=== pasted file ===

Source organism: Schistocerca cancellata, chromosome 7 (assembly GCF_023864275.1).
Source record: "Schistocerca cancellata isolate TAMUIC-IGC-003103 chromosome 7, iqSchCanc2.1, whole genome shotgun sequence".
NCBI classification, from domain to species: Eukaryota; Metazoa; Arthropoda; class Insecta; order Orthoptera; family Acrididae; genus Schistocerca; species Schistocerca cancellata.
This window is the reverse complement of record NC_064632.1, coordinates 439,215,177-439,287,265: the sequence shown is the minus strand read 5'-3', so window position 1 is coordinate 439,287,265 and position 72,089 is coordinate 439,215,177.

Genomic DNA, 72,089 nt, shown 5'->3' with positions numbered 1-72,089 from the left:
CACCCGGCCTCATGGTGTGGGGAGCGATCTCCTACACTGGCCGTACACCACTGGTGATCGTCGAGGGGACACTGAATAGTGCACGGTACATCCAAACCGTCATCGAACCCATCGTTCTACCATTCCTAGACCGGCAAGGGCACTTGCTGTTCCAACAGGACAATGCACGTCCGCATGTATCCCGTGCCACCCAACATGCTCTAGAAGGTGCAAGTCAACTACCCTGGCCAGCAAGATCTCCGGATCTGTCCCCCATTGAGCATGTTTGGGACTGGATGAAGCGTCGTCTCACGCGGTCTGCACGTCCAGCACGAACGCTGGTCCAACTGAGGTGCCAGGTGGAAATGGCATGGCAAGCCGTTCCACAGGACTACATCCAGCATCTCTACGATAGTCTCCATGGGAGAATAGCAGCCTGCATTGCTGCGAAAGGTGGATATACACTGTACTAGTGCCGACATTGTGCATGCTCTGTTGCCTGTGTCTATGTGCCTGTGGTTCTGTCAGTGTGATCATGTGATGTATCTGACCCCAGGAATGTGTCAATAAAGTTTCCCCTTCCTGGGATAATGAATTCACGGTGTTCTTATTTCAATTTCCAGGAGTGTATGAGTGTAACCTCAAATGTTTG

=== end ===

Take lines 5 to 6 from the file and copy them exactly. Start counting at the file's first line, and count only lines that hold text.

Genomic DNA, 72,089 nt, shown 5'->3' with positions numbered 1-72,089 from the left:
CACCCGGCCTCATGGTGTGGGGAGCGATCTCCTACACTGGCCGTACACCACTGGTGATCGTCGAGGGGACACTGAATAGTGCACGGTACATCCAAACCGTCATCGAACCCATCGTTCTACCATTCCTAGACCGGCAAGGGCACTTGCTGTTCCAACAGGACAATGCACGTCCGCATGTATCCCGTGCCACCCAACATGCTCTAGAAGGTGCAAGTCAACTACCCTGGCCAGCAAGATCTCCGGATCTGTCCCCCATTGAGCATGTTTGGGACTGGATGAAGCGTCGTCTCACGCGGTCTGCACGTCCAGCACGAACGCTGGTCCAACTGAGGTGCCAGGTGGAAATGGCATGGCAAGCCGTTCCACAGGACTACATCCAGCATCTCTACGATAGTCTCCATGGGAGAATAGCAGCCTGCATTGCTGCGAAAGGTGGATATACACTGTACTAGTGCCGACATTGTGCATGCTCTGTTGCCTGTGTCTATGTGCCTGTGGTTCTGTCAGTGTGATCATGTGATGTATCTGACCCCAGGAATGTGTCAATAAAGTTTCCCCTTCCTGGGATAATGAATTCACGGTGTTCTTATTTCAATTTCCAGGAGTGTATGAGTGTAACCTCAAATGTTTG